Cleaning the smelly gunk out of a bathroom sink drain isn’t a desirable task, but it’s one that needs to be done. The longer you wait, the more materials will build up in the drain. Once it gets bad enough, the drain and/or plumbing beneath the sink may be entirely obstructed.
While it’s an absolute nightmare, you (or your least favorite roommate) need to clean out the drain. You could call in a plumber to handle the job if you’re not up to it, but it isn’t usually a difficult task (although it is smelly). If you decide to tackle the project yourself, here’s a quick guide on doing so.
What Is The Gunk In My Bathroom Drain?
The smelly, slimy creature creeping up your bathroom drain is a combination of whatever goes down the drain. In the bathroom drain, it’s usually a combination of the following:
- Soap scum
Sometimes, these materials build up in your drain, causing backflow when the sink can’t drain properly. The combination of organic materials is the perfect breeding ground for all sorts of unwanted bacteria, which usually turns it into a black sludge (or dark brown).
What Is The Best Way To Clean A Bathroom Sink Drain?
The best way to clean a bathroom sink is to do it regularly. Not very descriptive, we know, but we’ll get to that. If you want to avoid the swamp-like creature in your drain, the best preventative care is routine cleaning.
For instance, remove any debris from the sink drain at least once a week. This helps prevent buildup, like hair and scum, from developing. The drain stopper is notorious for developing a long-term relationship with these materials, so make sure you clean the stopper regularly to avoid a slow drain.
How To Clean Hair Out Of A Bathroom Sink Drain
Unfortunately, the task of cleaning hair out of a bathroom drain isn’t a pleasant task. If the organic buildup in the sink is left for a while, it begins to decompose, wafting less-than-stellar sewer scents up into your sink.
While it probably won’t be your most favorite task on your never-ending to-do list, it needs to be done. So, without further ado, let’s take a look at what you’ll need:
- Old toothbrush
- Rubber cleaning gloves
- Dish soap
The cleaning process looks different from a pop-up stopper to a push-pull stopper. If you have a pop-up stopper, you can just pull the whole thing out of the drain, usually without any issues.
If you have a push-pull style drain, you’ll need to remove the nut behind the drainpipe. Once it’s free, pull out the retaining rod and remove the stopper. We recommend wearing rubber gloves for this part. You don’t necessarily have to, but you’ll run into some pretty nasty debris.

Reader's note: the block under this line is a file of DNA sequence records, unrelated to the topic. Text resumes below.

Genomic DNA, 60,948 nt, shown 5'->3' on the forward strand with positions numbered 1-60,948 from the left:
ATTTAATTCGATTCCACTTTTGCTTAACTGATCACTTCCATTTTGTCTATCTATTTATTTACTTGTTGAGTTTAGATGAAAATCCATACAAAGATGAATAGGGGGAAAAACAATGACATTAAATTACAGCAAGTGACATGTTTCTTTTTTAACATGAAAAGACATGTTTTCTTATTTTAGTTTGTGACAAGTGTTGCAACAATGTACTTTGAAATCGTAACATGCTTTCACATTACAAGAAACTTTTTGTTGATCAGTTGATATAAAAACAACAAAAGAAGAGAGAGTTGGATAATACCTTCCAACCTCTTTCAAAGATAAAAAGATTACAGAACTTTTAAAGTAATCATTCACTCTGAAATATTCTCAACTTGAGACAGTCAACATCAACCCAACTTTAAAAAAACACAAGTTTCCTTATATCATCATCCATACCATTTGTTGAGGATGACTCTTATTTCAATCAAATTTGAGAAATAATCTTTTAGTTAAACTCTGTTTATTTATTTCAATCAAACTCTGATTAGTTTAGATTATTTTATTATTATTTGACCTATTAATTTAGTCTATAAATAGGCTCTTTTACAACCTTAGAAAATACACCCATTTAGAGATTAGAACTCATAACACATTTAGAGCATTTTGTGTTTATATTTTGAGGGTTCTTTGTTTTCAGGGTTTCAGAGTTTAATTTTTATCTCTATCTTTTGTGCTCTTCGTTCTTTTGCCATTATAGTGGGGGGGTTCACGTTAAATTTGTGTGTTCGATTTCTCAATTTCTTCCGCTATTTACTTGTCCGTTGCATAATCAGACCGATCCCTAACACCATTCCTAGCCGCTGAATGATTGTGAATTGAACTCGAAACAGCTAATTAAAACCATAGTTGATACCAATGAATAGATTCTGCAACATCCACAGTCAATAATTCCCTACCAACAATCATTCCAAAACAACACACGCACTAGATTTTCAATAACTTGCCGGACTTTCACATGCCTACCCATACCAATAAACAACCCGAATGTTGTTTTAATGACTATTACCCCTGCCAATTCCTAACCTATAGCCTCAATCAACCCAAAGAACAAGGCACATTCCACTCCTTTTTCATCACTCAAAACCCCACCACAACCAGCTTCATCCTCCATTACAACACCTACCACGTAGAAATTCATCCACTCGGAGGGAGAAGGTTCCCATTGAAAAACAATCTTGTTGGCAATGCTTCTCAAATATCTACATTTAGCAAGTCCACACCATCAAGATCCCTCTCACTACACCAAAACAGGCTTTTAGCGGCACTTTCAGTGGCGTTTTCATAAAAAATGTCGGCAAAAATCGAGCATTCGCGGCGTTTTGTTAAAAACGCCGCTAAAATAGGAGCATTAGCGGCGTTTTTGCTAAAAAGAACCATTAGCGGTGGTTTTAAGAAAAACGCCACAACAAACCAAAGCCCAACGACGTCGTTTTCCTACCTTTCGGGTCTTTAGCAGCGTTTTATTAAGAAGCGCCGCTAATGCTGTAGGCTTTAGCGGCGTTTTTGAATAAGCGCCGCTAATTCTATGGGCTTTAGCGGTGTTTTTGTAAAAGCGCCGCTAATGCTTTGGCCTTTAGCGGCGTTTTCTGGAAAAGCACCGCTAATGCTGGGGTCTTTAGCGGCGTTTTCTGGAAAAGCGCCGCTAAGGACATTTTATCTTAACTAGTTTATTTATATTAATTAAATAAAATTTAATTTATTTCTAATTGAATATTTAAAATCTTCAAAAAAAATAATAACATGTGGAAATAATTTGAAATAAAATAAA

After you remove the stopper from the drain, clear any debris away. If you have an old toothbrush on hand, use it to get in the crevices of the drain. Make sure you scrub away all of the gunk. If you leave any behind, you’re essentially opening the door to welcome in the bacteria.
So, make sure you clean it really well. Use dish soap to thoroughly clean the entire thing. Alternatively, you can pop it in the dishwasher for a cleaning cycle.
With the drain stopper clean or in the process of cleaning in the dishwasher, inspect the inside of the drain. There may be residual clumps of hair and other debris hanging out in the drain. Use pliers to reach in and pull out any leftover debris.
Once you remove all of the debris and the drain stopper is clean, reinsert the stopper.
If the buildup is too far into the drain for pliers to reach, you may have to use a drain snake to remove it. These are available at most home improvement stores. Alternatively, you could use a plunger to help correct a sink that won’t drain, but we’d recommend investing in a sink plunger (instead of using the grimy toilet plunger).
How To Tackle Bad Drain Smells
So, perhaps the sink drain is clean, but there are still a few lingering unpleasant scents. Usually, the cause of the pungent odors is bacterial buildup. Bacteria thrive in the moist, grubby conditions in the drain.
There’s no need to drench the sink in some floral spray that will only mask the scent for a while. Instead, mix up a deodorizer using baking soda and hydrogen peroxide. Baking soda helps absorb and prevent odors, while hydrogen peroxide is a non-corrosive substance with anti-microbial and anti-bacterial properties.
Here’s what you’ll need:
- ½ cup baking soda
- 1 cup hydrogen peroxide
Pour all of the baking soda into the drain and allow it to sit for about 20 minutes. After it has had time to rest, pour the hydrogen peroxide in to create a bubbly solution. Relive your middle school science fair days and watch it bubble and fizz.
The chemical reaction that happens here lines the drain pipes with a foam that kills the scent-releasing fungus. Bonus: if you have a gnat problem, it’s a two-for-one deal, as it’s a great way to get rid of gnats in your bathroom.
After the reaction simmers down, rinse the sink with cold water from the faucet. Use this deodorizer about once a month or so to eliminate bacteria growth and ward away unwanted smells.
What Dissolves Sludge In Drains?
Baking soda works as a great non-abrasive agent to tackle the stubborn sludge in your kitchen or bathroom sink drain. While you could go with a harsh chemical drain cleaner, baking soda and white vinegar or hydrogen peroxide are easier on the plumbing.